Results reveal that extreme drought years along the coastal zone of Tanzania were 1965, 1975, 1976, 1996, 2003, 2004, 2006, 2009 and 2010 while the severe drought episodes were 1956, 1961, 1970, 1975, 1976, 1980, 1984, 1987, 1990, 1991, 2000, 2003, 2004, 2006, 2009, 2010, and 2011 (Table 1 and Table 2). Drought incidences were found to strike more during the short rainy seasons of October to November than in long rainy seasons of March to May. Again, results shows that Pemba region is less affected by extreme droughts during the past ten years compared to Unguja and Pugu-Kazimzumbwi areas. The trend line shows that there is an increase of drought incidences in all study areas along the coastal zones overtime (Figure 3).
Comparing drought incidences among these study sites, results show that Unguja Islands and Kisarawe areas were affected by extreme droughts within this decade from 2001 and 2011 more than any other time within the observation period (Figure 3 and Figure 4). Results of the 3-month SPI indicates that extreme drought stroke Unguja areas during the 1997, 2001, 2003 and 2011 events. The 12-month time scale SPI indicated that the extreme drought events were 2003, 2004 and 2009. In Kisarawe, results show that the severe drought years exhibited similar trend to extreme drought events. Results show that in the 3-month SPI, severe drought affected
Figure 2. Percentage of frequency of occurrence of drought years for coastal zone of Tanzania—3 SPI Scale.
Table 1. Drought years within Growing Seasons for the Coastal zones—3-Month SPI.
Kisarawe areas in 1980, 1986, 1987, 1997 and throughout from 2001 to 2011 with exception of 2005 and 2008. Results indicate that both extreme and severe drought events affected both long and short growing seasons around Kisarawe areas.
In Pemba, the frequencies of extreme and severe droughts were detected more in the 1990s events than any other time period plus 2003 and 2004 events. On the other hand, Pemba experienced severe droughts in the 1976, 1987, 1990, 1991 events and consecutive years of drought from 1994, 1995, 1996 and 1997 events (Figure 3 and Figure 4). For 12-month SPI the severe drought events were 1975, 1991, 2003 and 2004. According to 3 month SPI, drought events were detected well during both long and short growing seasons with exception of severe drought event in MAM. The 12-month SPI shows that there were no extreme drought events during both long and short growing seasons (Table 1 and Table 2). Extreme droughts episodes during growing seasons around JNIA reoccurred at minimum of every 2 and maximum of 8 years. Results show that extreme drought years in JNIA were 1955, 1961, 1965, 1974, 1975, 1980, 1982, 1991, 1997, 2001, 2003, 2006 and 2009 (Figure 3 and Figure 4).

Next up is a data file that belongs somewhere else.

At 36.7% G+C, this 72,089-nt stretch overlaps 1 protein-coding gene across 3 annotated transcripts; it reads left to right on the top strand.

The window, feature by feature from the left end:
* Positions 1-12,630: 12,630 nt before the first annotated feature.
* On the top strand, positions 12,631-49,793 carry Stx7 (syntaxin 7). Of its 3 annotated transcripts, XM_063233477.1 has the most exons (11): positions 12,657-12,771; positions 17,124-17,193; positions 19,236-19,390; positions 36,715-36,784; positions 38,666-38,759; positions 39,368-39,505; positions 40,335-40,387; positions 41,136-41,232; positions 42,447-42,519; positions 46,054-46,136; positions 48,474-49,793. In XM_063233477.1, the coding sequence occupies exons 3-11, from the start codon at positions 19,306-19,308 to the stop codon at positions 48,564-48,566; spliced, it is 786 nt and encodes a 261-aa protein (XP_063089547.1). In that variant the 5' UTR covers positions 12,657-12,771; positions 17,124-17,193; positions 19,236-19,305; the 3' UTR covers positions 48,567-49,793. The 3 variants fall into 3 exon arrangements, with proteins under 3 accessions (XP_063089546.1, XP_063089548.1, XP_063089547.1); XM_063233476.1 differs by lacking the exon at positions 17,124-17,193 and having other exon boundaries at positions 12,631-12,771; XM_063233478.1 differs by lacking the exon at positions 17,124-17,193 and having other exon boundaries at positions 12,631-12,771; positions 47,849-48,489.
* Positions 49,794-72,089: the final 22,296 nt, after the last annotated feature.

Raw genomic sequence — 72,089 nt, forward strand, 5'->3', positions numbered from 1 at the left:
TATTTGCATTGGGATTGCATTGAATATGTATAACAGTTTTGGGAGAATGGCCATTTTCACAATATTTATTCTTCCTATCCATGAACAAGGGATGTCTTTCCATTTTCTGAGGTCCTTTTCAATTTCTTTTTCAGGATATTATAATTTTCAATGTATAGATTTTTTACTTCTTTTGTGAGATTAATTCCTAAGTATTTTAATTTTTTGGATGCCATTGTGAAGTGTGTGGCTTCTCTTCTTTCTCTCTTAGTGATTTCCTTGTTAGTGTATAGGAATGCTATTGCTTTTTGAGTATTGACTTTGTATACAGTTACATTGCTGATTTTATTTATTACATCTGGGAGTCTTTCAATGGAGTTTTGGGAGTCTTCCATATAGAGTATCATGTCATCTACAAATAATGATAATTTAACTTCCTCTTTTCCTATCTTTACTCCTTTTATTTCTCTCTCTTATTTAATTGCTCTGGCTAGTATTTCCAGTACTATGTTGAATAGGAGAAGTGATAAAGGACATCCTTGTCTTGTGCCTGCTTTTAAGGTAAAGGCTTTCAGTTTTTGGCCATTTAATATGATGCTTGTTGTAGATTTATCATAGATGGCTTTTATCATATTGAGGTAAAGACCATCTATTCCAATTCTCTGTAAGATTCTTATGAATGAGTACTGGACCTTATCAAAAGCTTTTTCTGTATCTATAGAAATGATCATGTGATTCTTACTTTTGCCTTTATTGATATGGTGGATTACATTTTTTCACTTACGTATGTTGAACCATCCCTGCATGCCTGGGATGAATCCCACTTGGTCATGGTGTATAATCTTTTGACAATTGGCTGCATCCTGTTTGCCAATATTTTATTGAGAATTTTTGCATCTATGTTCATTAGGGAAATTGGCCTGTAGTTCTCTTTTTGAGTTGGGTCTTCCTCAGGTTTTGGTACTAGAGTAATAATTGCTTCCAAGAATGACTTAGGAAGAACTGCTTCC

Table 2. Drought years within Growing Seasons for the Coastal zones—12-Month SPI.
Figure 3. 3-Month SPI for (a) Unguja; (b) Pemba; (c) JNIA and (d) Kisarawe coastal zone of Tanzania.
Figure 4. 12-Month SPI for (a) Unguja; (b) Pemba; (c) JNIA and (d) Kisarawe coastal zone of Tanzania.
Comparing drought incidences among these study sites, results show that Unguja Islands and Kisarawe areas were affected by extreme droughts within this decade from 2001 and 2011 more than any other time within the observation period (Figure 3 and Figure 4). Results of the 3-month SPI indicate that the extreme drought stroke Unguja areas during the 1997, 2001, 2003 and 2011 events. The 12-month time scale SPI indicates that the extreme drought events were 2003, 2004 and 2009. In Kisarawe, results show that the severe drought years exhibit the same trend as in extreme drought events. Results show that in the 3-month SPI, severe drought affected Kisarawe areas in 1980, 1986, 1987, 1997 and throughout from 2001 to 2011 with exception of 2005 and 2008. Results indicate that both extreme and severe drought events occurred both during long and short growing seasons around Kisarawe areas (Table 1 and Table 2).